Swap and Drop: 7 Healthy Food Swaps for Weight Loss - A Better Weigh (2024)

Swap and Drop: 7 Healthy Food Swaps for Weight Loss - A Better Weigh (1)

April 27. 2021

So you’ve decided to overhaul your diet plans and start eating healthier. Great! One of the best ways to begin is to take a good, long look at your current diet and figure out where changes can be made. The good news is that you don’t have to start from scratch. Frankly, that’s often difficult to do and requires too much change at once. Small adjustments along the way is the best strategy to turn changes into lifelong habits.

When analyzing your diet, you’ll no doubt find some patterns. For instance, maybe you are drinking too many calories. Perhaps pasta has become a staple for all or most of your weekly meals. Figuring out these patterns will help you determine where changes need to be made. And one of the easiest ways to do this is to swap something out for a healthier version of itself.

How and What to Swap

Food swaps are more than just saying you should eat this instead of that. It goes a bit deeper. Here, you are going to take something that’s unhealthy or known to pack on the pounds (or both), and swap it out for a healthier, less calorie-packed version. Here are a few examples of some healthy food swaps you should make:

  1. Spaghetti squash instead of spaghetti pasta. When comparing the two, a cup of spaghetti is 220 calories and 44 grams of carbs. One cup of cooked spaghetti squash is 42 calories and 10 grams of carbs. Big difference!! You could easily eat 3 cups of spaghetti squash and still eat significantly less than the one cup of regular spaghetti. Cook the squash, cut it in half and fork out the insides. You’ll quickly discover why it’s referred to as spaghetti squash as it resembles spaghetti noodles. Just add your favorite marinara sauce and enjoy.
  2. Cauliflower rice instead of white rice. Cauliflower has become one of those foods that is a lot more versatile than people thought. It’s used as a substitute for rice, pizza crust, tater tots—even mashed potatoes. One cup of cauliflower rice is 50 calories and 8 grams of carbs. Compare that to half a cup of white rice which is 160 calories and 36 grams of carbs. You get twice as much to eat with the cauliflower rice with only a third of the calories and carbs. You can purchase already riced cauliflower or place a few florets into a blender until it has a rice-like consistency. Cook it up on the stovetop adding in whatever you like—from spices and seasonings to beans and vegetables.
  3. Old fashioned oatmeal instead of flavored oatmeal. If you’re not eating oatmeal, you should. It’s packed with vitamins and nutrients that can help lower your bad cholesterol and help with digestion. But if you are eating the kind that’s flavored, you’re eating too much sugar. One packet of maple brown sugar instant oatmeal contains 7 grams of sugar compared with 1 gram of sugar in one serving of regular oatmeal. Be sure you are eating old fashioned oats. It’s unprocessed so in terms of overall nutrition, it’s top-notch. If you do prefer some flavor in your oats, add fruit, peanut or almond butter, or ground cinnamon. Natural ingredients will keep your oatmeal as healthy as it’s meant to be.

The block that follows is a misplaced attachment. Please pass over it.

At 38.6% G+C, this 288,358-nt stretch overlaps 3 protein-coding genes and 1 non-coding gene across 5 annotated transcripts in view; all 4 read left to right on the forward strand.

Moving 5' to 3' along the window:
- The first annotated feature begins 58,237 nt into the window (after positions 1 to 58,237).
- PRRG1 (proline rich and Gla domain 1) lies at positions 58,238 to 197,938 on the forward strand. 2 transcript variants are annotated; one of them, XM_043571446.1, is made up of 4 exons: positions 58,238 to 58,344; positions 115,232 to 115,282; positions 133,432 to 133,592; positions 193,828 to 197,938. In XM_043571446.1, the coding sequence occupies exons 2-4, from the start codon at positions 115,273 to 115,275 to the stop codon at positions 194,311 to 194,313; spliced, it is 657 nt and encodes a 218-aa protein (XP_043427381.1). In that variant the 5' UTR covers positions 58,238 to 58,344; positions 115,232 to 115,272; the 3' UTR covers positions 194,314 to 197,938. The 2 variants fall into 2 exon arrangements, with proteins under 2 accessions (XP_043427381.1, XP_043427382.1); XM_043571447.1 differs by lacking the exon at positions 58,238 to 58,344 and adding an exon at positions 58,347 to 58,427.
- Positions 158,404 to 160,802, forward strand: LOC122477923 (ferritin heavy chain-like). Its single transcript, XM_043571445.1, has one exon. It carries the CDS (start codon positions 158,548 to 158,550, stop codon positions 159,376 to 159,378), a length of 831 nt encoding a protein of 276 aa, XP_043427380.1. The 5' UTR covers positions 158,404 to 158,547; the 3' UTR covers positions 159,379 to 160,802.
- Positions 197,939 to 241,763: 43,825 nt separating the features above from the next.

4. Red wine instead of white wine. Sometimes a swap is about less calories and sometimes it’s just about a healthier option and that’s the case when it comes to wine. Red wine is made with grapes with the skin left on them whereas white wine is made with skinless grapes. Those skins have resveratrol which has been proven to provide many health benefits including lowering your risk of developing cardiovascular disease by increasing good cholesterol, easing joint pain and even slowing down the decline of brain function. But don’t forget to limit your wine to one serving. At roughly 120 calories a glass, you can easily add on unwanted calories that you’re trying hard to avoid.
  5. Flavored seltzer instead of soda. You probably already know that soda of any kind, diet or otherwise, is no good for you. But if you really like to drink something bubbly, seltzer is the way to go. With so many flavored versions to choose from, you’ll be able to find one (or more) flavors that you really enjoy. Another option is to drink unflavored seltzer with a squeeze of fruit in it. Create your own carbonated concoction.
  6. Plain low-fat yogurt instead of sour cream. Aside from the boost in protein you’ll get with yogurt, you’ll also be consuming less fat. Use plain low-fat yogurt the next time you make any type of dip for vegetables or chips. You can also use it to top your nachos or baked potato. Add some cayenne or salsa to it for a delicious and healthy topping.
  7. Stevia instead of sugar. There’s nothing good about refined sugar except that now there are much better alternatives. Stevia is made from the leaves of the Stevia rebaudiana plant and the extract can be nearly 300 times sweeter than regular sugar so you don’t need that much of it. Even better—it contains no calories if it’s not combined with any other sweeteners. Stevia can be used in your coffee, tea or anything else that you would regularly sweeten. You can bake with it as well.